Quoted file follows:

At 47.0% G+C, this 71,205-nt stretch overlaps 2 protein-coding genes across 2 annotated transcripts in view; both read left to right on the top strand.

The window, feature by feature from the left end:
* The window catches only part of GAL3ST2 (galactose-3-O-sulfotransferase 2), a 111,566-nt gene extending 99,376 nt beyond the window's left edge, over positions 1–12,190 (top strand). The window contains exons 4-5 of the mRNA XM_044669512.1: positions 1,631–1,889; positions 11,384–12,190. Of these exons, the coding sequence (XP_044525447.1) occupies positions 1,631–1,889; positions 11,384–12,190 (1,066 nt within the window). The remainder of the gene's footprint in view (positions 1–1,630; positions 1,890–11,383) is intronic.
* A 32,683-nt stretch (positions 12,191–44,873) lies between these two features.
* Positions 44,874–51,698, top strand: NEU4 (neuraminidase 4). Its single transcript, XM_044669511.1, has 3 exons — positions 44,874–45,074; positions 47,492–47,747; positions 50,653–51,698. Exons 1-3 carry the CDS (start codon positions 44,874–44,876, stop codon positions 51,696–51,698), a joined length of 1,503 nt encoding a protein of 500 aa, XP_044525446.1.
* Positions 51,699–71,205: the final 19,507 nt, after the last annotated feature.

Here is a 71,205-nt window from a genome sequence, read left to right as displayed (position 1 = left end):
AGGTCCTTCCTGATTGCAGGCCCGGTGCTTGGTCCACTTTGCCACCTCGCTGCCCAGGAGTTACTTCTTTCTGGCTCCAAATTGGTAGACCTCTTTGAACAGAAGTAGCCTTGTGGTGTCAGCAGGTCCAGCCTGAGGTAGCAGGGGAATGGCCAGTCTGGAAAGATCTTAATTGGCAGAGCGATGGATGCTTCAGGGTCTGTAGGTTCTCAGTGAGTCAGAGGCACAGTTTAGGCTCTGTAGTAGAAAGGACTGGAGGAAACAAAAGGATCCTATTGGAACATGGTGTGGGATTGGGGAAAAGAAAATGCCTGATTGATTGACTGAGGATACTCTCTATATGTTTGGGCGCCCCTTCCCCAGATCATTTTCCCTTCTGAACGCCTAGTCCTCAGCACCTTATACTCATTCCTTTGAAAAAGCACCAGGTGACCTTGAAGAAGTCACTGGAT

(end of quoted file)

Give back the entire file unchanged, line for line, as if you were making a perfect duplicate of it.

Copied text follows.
At 47.0% G+C, this 71,205-nt stretch overlaps 2 protein-coding genes across 2 annotated transcripts in view; both read left to right on the top strand.

The window, feature by feature from the left end:
* The window catches only part of GAL3ST2 (galactose-3-O-sulfotransferase 2), a 111,566-nt gene extending 99,376 nt beyond the window's left edge, over positions 1–12,190 (top strand). The window contains exons 4-5 of the mRNA XM_044669512.1: positions 1,631–1,889; positions 11,384–12,190. Of these exons, the coding sequence (XP_044525447.1) occupies positions 1,631–1,889; positions 11,384–12,190 (1,066 nt within the window). The remainder of the gene's footprint in view (positions 1–1,630; positions 1,890–11,383) is intronic.
* A 32,683-nt stretch (positions 12,191–44,873) lies between these two features.
* Positions 44,874–51,698, top strand: NEU4 (neuraminidase 4). Its single transcript, XM_044669511.1, has 3 exons — positions 44,874–45,074; positions 47,492–47,747; positions 50,653–51,698. Exons 1-3 carry the CDS (start codon positions 44,874–44,876, stop codon positions 51,696–51,698), a joined length of 1,503 nt encoding a protein of 500 aa, XP_044525446.1.
* Positions 51,699–71,205: the final 19,507 nt, after the last annotated feature.

Here is a 71,205-nt window from a genome sequence, read left to right as displayed (position 1 = left end):
AGGTCCTTCCTGATTGCAGGCCCGGTGCTTGGTCCACTTTGCCACCTCGCTGCCCAGGAGTTACTTCTTTCTGGCTCCAAATTGGTAGACCTCTTTGAACAGAAGTAGCCTTGTGGTGTCAGCAGGTCCAGCCTGAGGTAGCAGGGGAATGGCCAGTCTGGAAAGATCTTAATTGGCAGAGCGATGGATGCTTCAGGGTCTGTAGGTTCTCAGTGAGTCAGAGGCACAGTTTAGGCTCTGTAGTAGAAAGGACTGGAGGAAACAAAAGGATCCTATTGGAACATGGTGTGGGATTGGGGAAAAGAAAATGCCTGATTGATTGACTGAGGATACTCTCTATATGTTTGGGCGCCCCTTCCCCAGATCATTTTCCCTTCTGAACGCCTAGTCCTCAGCACCTTATACTCATTCCTTTGAAAAAGCACCAGGTGACCTTGAAGAAGTCACTGGAT